There is no doubt that the Islamic world is facing its greatest threat today. Some might say, and with good reason, that this is the darkest era in the history of Islam since the 13th century, when the Mongol invasion shook the Arab world to its very foundations.

But even after this calamity the Muslim community, rather than fading away, revived and transformed itself into its previous position of intellectual, scientific, and cultural pre-eminence. That happened simply because every effort had to be made to put Islamic history back on track, otherwise the whole religious enterprise would fall and the lives of believers would be drained of all meaning. Iqbal and Bennabi, two great thinkers of Islam, attribute this ability of the Muslim Ummah to overcome every crisis in its history to the Qur'an, and "what remained in it of the [original] impulsion and living force..."

Within 50 years of the Prophet Muhammad's commandment to deliver the message of the Qur'an, Islam had already spread past the borders of India in the east and to the shores of Atlantic in the west. Such amazing success emerging from an unknown Arab nation was due not only to its organization and aspiration, but in large measure to the unifying effect of faith. Thanks to the all-powerful influence of the Qur'an, Islam's inspiring and revolutionary social agenda was able to lead masses out of the hopelessness left by the decaying civilizations of Greece, Rome, Persia, China and India.

In Islam, Muslims have looked for God in history. The Qur'an gave them an unprecedented historical mission, in which their primary duty was to create a just community and society, in which all members, even non- Muslims, were treated with equality. The Qur'anic objective was the construction of a universal State, which would recognize no preferential distinctions of race, tribe or social condition: the only rule it would insist upon was equal justice and fraternity for all.

Naturally, the weak, the poor, and the morally disenfranchised masses found in Islam a golden promise of liberation, equality, freedom and justice. Therefore, affairs of the state were no distraction from spirituality, but the very essence of religion itself. The Qur'an takes the view that politics or participation in politics on its own cannot produce a morally balanced individual personality, or a socially just and economically equitable society because of human fallibility. Thus every historical event amid the Muslim community -- political assassinations, civil wars, invasions, and the rise and fall of ruling dynasties -- could not be divorced from the internal religious quest for social, moral and spiritual reform.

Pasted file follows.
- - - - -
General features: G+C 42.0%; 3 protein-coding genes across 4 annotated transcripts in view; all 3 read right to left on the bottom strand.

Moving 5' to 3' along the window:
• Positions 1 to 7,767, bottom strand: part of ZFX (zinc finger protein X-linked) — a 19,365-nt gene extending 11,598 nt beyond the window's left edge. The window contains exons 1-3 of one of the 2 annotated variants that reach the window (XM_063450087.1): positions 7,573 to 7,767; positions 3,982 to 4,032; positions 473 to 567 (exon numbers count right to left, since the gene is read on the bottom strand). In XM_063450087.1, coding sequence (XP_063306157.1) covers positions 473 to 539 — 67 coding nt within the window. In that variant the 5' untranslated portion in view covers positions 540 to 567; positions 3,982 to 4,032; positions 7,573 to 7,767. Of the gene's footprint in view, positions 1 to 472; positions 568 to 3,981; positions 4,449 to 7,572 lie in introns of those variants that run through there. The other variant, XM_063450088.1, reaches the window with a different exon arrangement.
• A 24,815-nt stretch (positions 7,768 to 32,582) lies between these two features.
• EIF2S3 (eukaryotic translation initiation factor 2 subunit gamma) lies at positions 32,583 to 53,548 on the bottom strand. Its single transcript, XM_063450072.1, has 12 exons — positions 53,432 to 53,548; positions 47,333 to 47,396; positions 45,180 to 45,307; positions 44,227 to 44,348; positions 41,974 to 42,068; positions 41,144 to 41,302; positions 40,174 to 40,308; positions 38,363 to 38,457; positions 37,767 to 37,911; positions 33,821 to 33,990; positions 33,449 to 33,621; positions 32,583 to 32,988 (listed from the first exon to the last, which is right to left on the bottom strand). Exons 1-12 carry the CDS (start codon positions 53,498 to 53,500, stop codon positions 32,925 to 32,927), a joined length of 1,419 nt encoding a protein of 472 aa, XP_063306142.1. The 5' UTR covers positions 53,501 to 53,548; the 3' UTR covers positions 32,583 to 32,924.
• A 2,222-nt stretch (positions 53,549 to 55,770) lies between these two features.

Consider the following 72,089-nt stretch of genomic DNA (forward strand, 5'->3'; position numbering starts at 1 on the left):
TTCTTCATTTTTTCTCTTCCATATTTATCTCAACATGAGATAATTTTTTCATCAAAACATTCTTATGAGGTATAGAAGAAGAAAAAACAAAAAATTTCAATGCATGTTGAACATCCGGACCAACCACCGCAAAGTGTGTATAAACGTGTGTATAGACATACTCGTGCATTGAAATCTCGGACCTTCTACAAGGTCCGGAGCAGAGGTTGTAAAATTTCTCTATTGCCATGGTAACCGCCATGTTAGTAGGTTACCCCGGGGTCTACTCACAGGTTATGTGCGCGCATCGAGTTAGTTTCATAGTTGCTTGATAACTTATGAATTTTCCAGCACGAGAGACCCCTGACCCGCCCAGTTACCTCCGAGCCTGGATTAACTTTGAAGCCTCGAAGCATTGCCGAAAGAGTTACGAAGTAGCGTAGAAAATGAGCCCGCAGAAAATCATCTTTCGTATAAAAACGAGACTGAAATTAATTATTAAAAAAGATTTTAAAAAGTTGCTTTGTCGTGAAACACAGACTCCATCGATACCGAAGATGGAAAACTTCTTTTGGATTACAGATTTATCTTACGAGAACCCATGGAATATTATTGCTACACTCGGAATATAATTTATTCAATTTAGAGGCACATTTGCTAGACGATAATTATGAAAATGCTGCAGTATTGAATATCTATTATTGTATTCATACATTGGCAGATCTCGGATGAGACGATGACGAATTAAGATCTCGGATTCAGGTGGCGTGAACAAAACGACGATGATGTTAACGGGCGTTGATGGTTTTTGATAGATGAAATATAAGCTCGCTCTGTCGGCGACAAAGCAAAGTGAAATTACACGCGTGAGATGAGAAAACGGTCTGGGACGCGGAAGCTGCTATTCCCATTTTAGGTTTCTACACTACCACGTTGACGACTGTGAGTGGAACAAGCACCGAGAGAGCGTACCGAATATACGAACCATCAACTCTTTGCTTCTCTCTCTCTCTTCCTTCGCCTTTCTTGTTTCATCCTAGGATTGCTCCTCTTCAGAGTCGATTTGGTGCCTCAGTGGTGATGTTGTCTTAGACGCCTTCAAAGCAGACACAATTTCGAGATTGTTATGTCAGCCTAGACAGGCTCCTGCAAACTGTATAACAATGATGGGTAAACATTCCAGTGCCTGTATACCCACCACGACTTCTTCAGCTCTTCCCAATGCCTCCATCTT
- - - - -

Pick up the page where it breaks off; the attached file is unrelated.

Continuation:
Political and religious well being was a matter of supreme importance. In every instance when the Muslim political will negated the Qur'anic injunction to "do good" it created a rift between what the state viewed as the right course and the values that a Muslim society should hold near and dear. While the negative external factors impinging on that community were almost wholly due to European interference, negative internal factors were just as often due to moral, spiritual, and intellectual bankruptcy among the Muslim themselves.

In "The Crusades from the Eyes of Arabs," author Maalouf observes that even though the Arab world externally seemed to have won a stunning victory in expelling Europeans after 200 years of long, bloody and brutal conflict, internally it was suffering from several recognizable weaknesses. "In Damascus the petty rivalries among the ruling elites led to forming alliances with foreign powers to knock off their Muslim opponents. Every monarchy was threatened by the death of its monarch and in the absence of stable and recognizable institutions there were inevitable consequences for the rights of the people," he writes.